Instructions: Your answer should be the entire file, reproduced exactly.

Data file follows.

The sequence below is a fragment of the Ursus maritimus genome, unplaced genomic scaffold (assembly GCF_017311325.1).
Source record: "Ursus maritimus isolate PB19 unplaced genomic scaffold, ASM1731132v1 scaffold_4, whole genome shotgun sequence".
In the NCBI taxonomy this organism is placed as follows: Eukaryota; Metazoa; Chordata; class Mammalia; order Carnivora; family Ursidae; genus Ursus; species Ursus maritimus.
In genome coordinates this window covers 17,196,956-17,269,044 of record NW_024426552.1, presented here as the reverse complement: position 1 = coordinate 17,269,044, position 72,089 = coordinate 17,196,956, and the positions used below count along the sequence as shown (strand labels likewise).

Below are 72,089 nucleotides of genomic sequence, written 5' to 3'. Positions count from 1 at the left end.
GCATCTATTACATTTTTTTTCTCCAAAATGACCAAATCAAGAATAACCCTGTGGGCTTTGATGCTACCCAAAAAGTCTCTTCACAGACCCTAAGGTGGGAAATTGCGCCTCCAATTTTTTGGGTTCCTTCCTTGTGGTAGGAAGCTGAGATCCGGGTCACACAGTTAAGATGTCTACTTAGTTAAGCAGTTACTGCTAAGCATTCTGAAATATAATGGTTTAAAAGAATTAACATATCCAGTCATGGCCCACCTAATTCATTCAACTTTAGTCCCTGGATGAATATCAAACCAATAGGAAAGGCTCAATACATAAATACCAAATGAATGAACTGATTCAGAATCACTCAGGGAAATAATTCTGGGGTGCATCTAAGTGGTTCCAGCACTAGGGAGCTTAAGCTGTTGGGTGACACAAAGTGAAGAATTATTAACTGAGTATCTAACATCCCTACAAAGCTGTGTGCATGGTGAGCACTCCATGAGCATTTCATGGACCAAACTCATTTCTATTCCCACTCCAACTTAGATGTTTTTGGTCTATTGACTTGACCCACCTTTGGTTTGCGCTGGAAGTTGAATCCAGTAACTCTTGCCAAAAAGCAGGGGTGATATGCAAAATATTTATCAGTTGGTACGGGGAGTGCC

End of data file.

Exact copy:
The sequence below is a fragment of the Ursus maritimus genome, unplaced genomic scaffold (assembly GCF_017311325.1).
Source record: "Ursus maritimus isolate PB19 unplaced genomic scaffold, ASM1731132v1 scaffold_4, whole genome shotgun sequence".
In the NCBI taxonomy this organism is placed as follows: Eukaryota; Metazoa; Chordata; class Mammalia; order Carnivora; family Ursidae; genus Ursus; species Ursus maritimus.
In genome coordinates this window covers 17,196,956-17,269,044 of record NW_024426552.1, presented here as the reverse complement: position 1 = coordinate 17,269,044, position 72,089 = coordinate 17,196,956, and the positions used below count along the sequence as shown (strand labels likewise).

Below are 72,089 nucleotides of genomic sequence, written 5' to 3'. Positions count from 1 at the left end.
GCATCTATTACATTTTTTTTCTCCAAAATGACCAAATCAAGAATAACCCTGTGGGCTTTGATGCTACCCAAAAAGTCTCTTCACAGACCCTAAGGTGGGAAATTGCGCCTCCAATTTTTTGGGTTCCTTCCTTGTGGTAGGAAGCTGAGATCCGGGTCACACAGTTAAGATGTCTACTTAGTTAAGCAGTTACTGCTAAGCATTCTGAAATATAATGGTTTAAAAGAATTAACATATCCAGTCATGGCCCACCTAATTCATTCAACTTTAGTCCCTGGATGAATATCAAACCAATAGGAAAGGCTCAATACATAAATACCAAATGAATGAACTGATTCAGAATCACTCAGGGAAATAATTCTGGGGTGCATCTAAGTGGTTCCAGCACTAGGGAGCTTAAGCTGTTGGGTGACACAAAGTGAAGAATTATTAACTGAGTATCTAACATCCCTACAAAGCTGTGTGCATGGTGAGCACTCCATGAGCATTTCATGGACCAAACTCATTTCTATTCCCACTCCAACTTAGATGTTTTTGGTCTATTGACTTGACCCACCTTTGGTTTGCGCTGGAAGTTGAATCCAGTAACTCTTGCCAAAAAGCAGGGGTGATATGCAAAATATTTATCAGTTGGTACGGGGAGTGCC